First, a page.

King Charles III drama team turns fo­cus on Brexit-era Bri­tish iden­tity

Writer con­tin­ues to court po­lit­i­cal con­tro­versy Hit show about monar­chy sowed seeds of new play

The Guardian - - NATIONAL - Han­nah El­lis-Petersen

A new work by Mike Bartlett, the writer be­hind hit play and BBC drama King Charles III, is to be staged as part of the new sea­son at the Almeida, ex­plor­ing ideas of Bri­tish iden­tity to­day against the back­drop of an English coun­try house.

With the play, Al­bion, Bartlett re­turns to the the­atre where the Olivier award­win­ning pro­duc­tion of King Charles III was first staged and will be directed by Almeida artis­tic di­rec­tor Ru­pert Goold.

Goold and Bartlett col­lab­o­rated on the stage and tele­vi­sion ver­sions of King Charles III, both of which were crit­i­cally ac­claimed. Goold said the seeds of Al­bion were sown when the pair were work­ing on the BBC adap­ta­tion last year, against the back­drop of the EU ref­er­en­dum and ques­tions about na­tional iden­tity it prompted.

“Mike is a self-con­sciously po­lit­i­cal play­wright a lot of the time and he felt that one of the great things about the­atre is that it can re­spond with­out any me­di­a­tion re­ally,” said Goold.

Goold said al­though he talked to Bartlett about writ­ing a new work for the Al­me­dia, he had al­most given up hope un­til the play landed in his in­box a cou­ple of months ago “with­out any warn­ing”.

“I can’t say much other than it’s about Eng­land now.” He added: “In the ru­ins of a gar­den in ru­ral Eng­land, in a house which was once home, one woman searches for seeds of hope.

“It’s about a fam­ily and it speaks to those clas­sic Amer­i­can or Rus­sian plays like Au­gust, Osage County or The Cherry Or­chard, about a fam­ily alone in a coun­try house that car­ries me­mories.”

The play shows Bartlett’s “spe­cial gift of writ­ing bril­liant parts for women” and Vic­to­ria Hamil­ton will play the lead role.

“Ini­tially it’s re­ally rich and comic and en­ter­tain­ing, a lit­tle bit like King Charles III, but it has real emo­tional bite, and he’s mar­ry­ing that into the amaz­ing for­mal abil­ity that he’s got,” said Goold.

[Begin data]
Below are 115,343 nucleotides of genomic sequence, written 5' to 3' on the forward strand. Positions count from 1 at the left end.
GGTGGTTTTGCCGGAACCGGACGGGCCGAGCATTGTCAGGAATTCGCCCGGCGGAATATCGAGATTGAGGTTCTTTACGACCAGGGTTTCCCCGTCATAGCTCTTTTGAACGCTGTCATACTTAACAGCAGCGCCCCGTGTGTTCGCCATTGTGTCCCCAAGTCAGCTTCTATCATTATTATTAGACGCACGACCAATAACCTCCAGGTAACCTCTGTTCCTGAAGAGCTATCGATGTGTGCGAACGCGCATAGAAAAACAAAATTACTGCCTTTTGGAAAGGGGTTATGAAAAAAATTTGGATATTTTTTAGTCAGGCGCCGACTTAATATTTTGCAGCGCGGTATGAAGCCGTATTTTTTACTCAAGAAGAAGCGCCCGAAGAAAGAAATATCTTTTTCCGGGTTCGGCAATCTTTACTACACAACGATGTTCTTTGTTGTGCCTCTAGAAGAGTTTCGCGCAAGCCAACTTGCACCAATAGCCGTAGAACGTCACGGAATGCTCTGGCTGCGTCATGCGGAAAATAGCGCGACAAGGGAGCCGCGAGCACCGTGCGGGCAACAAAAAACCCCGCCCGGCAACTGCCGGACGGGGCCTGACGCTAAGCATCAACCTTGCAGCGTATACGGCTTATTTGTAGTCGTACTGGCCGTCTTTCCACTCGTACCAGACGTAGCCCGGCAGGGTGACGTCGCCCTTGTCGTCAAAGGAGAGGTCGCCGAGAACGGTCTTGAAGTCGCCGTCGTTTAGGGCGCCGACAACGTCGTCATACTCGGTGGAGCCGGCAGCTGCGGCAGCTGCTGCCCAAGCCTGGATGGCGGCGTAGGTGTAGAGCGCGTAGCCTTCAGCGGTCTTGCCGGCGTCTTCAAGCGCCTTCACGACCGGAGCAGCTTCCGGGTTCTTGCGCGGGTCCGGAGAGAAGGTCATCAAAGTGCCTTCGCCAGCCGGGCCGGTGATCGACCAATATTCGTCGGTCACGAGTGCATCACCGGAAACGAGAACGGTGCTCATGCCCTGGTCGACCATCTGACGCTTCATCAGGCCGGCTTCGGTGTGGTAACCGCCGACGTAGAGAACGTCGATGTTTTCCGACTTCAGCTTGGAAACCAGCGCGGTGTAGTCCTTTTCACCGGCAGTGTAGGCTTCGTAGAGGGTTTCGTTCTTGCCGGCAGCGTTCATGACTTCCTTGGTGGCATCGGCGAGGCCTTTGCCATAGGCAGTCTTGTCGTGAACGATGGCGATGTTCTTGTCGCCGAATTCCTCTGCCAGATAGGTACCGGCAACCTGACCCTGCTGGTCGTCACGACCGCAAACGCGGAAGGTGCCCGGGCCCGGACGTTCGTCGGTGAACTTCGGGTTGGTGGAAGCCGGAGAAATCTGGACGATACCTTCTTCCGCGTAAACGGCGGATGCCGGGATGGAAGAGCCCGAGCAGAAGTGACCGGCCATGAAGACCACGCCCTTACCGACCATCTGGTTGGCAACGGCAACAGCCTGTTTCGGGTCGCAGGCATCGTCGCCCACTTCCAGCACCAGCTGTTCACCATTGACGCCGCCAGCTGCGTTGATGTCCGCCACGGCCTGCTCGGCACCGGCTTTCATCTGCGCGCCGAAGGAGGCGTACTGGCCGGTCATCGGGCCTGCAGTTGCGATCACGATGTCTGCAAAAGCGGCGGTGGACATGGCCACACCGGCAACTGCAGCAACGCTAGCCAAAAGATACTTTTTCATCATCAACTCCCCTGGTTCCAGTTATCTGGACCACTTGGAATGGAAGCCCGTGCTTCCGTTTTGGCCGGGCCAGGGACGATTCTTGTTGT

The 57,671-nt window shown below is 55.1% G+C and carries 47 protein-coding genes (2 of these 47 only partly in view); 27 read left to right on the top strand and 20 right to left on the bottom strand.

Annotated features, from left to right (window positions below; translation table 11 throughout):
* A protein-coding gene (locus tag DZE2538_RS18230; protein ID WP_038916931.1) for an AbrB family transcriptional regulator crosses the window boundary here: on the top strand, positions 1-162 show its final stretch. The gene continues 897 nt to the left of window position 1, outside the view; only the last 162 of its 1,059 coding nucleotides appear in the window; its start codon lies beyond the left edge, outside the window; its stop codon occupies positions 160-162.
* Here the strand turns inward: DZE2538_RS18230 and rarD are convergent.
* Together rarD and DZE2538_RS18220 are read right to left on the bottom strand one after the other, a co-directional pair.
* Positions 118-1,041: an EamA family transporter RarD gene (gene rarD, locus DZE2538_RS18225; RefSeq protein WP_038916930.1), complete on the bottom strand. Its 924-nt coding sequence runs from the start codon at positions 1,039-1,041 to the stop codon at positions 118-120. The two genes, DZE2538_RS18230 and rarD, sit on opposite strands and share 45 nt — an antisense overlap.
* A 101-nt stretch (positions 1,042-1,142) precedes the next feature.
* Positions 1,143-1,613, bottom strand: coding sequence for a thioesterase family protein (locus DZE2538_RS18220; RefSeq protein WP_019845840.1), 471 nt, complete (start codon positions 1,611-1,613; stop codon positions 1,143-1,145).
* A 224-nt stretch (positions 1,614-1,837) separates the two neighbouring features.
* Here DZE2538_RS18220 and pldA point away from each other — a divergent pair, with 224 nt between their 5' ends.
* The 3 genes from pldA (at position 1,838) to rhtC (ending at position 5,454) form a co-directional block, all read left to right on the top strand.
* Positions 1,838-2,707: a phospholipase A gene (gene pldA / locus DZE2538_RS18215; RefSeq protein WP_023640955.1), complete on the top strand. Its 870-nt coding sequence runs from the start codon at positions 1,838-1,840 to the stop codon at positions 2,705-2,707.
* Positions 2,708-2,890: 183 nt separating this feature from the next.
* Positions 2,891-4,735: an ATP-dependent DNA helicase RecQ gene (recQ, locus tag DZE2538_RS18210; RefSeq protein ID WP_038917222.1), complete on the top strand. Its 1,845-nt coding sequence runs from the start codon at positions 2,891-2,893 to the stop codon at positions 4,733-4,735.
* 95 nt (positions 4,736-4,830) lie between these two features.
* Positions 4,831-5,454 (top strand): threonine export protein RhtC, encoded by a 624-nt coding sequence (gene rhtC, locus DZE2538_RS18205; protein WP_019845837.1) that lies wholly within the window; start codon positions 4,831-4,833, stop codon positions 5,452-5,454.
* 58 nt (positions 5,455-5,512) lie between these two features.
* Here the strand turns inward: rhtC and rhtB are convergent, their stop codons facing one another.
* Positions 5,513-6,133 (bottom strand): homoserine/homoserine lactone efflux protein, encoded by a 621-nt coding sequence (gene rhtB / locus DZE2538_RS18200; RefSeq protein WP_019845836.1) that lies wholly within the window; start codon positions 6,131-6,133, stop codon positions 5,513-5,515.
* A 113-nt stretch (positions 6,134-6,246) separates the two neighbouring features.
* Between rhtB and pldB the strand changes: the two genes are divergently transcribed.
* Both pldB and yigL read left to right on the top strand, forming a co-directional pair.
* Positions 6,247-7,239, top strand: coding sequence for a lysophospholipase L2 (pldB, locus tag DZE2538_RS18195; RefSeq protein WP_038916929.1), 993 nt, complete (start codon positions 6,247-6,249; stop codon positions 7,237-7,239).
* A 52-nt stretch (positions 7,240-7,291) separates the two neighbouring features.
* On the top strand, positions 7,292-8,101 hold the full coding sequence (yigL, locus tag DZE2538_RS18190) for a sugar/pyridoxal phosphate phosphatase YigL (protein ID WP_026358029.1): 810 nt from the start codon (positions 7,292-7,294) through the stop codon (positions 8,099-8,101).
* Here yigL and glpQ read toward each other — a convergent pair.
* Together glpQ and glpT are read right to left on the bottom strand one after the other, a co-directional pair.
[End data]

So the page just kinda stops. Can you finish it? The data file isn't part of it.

Bartlett does not shy away from ad­dress­ing po­lit­i­cal is­sues – his last work, Wild, cen­tred on an Ed­ward Snow­den-like fig­ure and state sur­veil­lance. King Charles III, which was first staged at the Almeida in 2014, of­fered a dystopic vi­sion of what could hap­pen if Prince Charles took the throne. The BBC adap­ta­tion, which aired in May, was seen by some as con­tro­ver­sial for its sen­si­tive sub­ject mat­ter and an ap­pear­ance by the ghost of Princess Diana.

Bartlett’s other TV pro­jects in­clude BBC drama Doc­tor Fos­ter, of which he is writ­ing a sec­ond se­ries, and Trauma, a new se­ries for ITV about a griev­ing fa­ther.

Goold said Al­bion had par­tially been born out of a line in King Charles III when Charles, dis­solv­ing par­lia­ment, says: “I’ve planted an al­bion oak in Bri­tish soil.”

“Mike is in­ter­ested in th­ese ideas of na­tional iden­tity – the monar­chy, the land– that are po­ten­tially greater than ide­ol­ogy or party pol­i­tics, but he’s also not afraid to ques­tion those,” said Goold.

Also an­nounced as part of the Almeida’s new sea­son will be the world pre­miere of a work by Amer­i­can play­wright Anne Wash­burn, the Twi­light Zone, based on the 1960s tele­vi­sion se­ries, and a re­vival of Ten­nessee Wil­liams’ Sum­mer and Smoke.

Mike Bartlett came in for crit­i­cism when he of­fered a dystopian vi­sion of Prince Charles tak­ing the throne

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